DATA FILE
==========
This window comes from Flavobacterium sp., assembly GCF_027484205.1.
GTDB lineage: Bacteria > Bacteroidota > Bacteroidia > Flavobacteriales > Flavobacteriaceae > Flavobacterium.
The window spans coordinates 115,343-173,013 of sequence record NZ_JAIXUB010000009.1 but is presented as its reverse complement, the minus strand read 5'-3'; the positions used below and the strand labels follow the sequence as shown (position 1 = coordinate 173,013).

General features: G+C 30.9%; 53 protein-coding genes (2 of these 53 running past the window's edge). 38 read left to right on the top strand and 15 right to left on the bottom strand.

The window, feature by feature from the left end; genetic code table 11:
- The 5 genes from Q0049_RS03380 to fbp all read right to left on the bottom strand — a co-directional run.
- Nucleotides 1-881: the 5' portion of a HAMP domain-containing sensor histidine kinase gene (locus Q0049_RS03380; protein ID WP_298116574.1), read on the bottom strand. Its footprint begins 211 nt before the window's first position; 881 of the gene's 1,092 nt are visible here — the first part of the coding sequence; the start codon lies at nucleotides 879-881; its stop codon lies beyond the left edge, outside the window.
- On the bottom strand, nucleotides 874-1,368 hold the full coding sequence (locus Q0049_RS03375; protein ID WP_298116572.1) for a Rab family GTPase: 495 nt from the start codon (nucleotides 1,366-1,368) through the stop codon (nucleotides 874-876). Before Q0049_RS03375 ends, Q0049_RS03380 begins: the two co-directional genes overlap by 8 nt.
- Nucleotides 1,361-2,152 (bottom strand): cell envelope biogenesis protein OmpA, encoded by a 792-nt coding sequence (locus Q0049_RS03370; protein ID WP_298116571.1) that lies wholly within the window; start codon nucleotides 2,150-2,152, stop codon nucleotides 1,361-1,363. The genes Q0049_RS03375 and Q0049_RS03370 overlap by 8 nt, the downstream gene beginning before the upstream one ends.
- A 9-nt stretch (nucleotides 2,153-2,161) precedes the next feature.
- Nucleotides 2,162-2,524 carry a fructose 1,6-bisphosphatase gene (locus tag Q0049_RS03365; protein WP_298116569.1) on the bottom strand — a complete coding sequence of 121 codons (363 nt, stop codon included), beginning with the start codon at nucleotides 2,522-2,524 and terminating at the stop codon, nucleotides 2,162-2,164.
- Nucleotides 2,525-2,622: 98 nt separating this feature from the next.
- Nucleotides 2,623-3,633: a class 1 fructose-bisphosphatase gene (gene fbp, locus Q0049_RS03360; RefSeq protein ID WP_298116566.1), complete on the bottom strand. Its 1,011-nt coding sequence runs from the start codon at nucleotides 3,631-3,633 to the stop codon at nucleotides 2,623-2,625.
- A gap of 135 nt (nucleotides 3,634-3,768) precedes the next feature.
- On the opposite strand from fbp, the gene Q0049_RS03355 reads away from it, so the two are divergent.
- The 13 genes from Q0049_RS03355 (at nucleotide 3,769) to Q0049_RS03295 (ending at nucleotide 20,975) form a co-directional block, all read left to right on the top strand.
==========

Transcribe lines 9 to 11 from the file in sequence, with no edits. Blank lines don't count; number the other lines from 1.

- Nucleotides 1,361-2,152 (bottom strand): cell envelope biogenesis protein OmpA, encoded by a 792-nt coding sequence (locus Q0049_RS03370; protein ID WP_298116571.1) that lies wholly within the window; start codon nucleotides 2,150-2,152, stop codon nucleotides 1,361-1,363. The genes Q0049_RS03375 and Q0049_RS03370 overlap by 8 nt, the downstream gene beginning before the upstream one ends.
- A 9-nt stretch (nucleotides 2,153-2,161) precedes the next feature.
- Nucleotides 2,162-2,524 carry a fructose 1,6-bisphosphatase gene (locus tag Q0049_RS03365; protein WP_298116569.1) on the bottom strand — a complete coding sequence of 121 codons (363 nt, stop codon included), beginning with the start codon at nucleotides 2,522-2,524 and terminating at the stop codon, nucleotides 2,162-2,164.